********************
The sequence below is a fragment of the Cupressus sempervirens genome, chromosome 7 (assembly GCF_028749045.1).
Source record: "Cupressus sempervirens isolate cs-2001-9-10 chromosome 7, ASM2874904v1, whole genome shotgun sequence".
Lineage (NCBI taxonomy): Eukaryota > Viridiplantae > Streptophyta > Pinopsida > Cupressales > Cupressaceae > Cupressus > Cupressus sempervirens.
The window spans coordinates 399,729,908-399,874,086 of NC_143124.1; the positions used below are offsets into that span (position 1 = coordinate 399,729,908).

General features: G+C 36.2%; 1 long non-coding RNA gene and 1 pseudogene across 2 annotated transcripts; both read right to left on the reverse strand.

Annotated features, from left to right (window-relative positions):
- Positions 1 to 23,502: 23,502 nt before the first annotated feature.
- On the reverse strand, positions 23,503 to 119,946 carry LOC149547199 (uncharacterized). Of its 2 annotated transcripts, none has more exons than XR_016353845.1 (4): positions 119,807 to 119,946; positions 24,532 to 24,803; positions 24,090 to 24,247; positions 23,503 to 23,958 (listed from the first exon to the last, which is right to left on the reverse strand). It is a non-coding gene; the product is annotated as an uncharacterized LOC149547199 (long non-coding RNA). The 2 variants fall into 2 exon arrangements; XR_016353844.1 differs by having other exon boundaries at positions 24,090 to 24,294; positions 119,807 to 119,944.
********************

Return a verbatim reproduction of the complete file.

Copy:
The sequence below is a fragment of the Cupressus sempervirens genome, chromosome 7 (assembly GCF_028749045.1).
Source record: "Cupressus sempervirens isolate cs-2001-9-10 chromosome 7, ASM2874904v1, whole genome shotgun sequence".
Lineage (NCBI taxonomy): Eukaryota > Viridiplantae > Streptophyta > Pinopsida > Cupressales > Cupressaceae > Cupressus > Cupressus sempervirens.
The window spans coordinates 399,729,908-399,874,086 of NC_143124.1; the positions used below are offsets into that span (position 1 = coordinate 399,729,908).

General features: G+C 36.2%; 1 long non-coding RNA gene and 1 pseudogene across 2 annotated transcripts; both read right to left on the reverse strand.

Annotated features, from left to right (window-relative positions):
- Positions 1 to 23,502: 23,502 nt before the first annotated feature.
- On the reverse strand, positions 23,503 to 119,946 carry LOC149547199 (uncharacterized). Of its 2 annotated transcripts, none has more exons than XR_016353845.1 (4): positions 119,807 to 119,946; positions 24,532 to 24,803; positions 24,090 to 24,247; positions 23,503 to 23,958 (listed from the first exon to the last, which is right to left on the reverse strand). It is a non-coding gene; the product is annotated as an uncharacterized LOC149547199 (long non-coding RNA). The 2 variants fall into 2 exon arrangements; XR_016353844.1 differs by having other exon boundaries at positions 24,090 to 24,294; positions 119,807 to 119,944.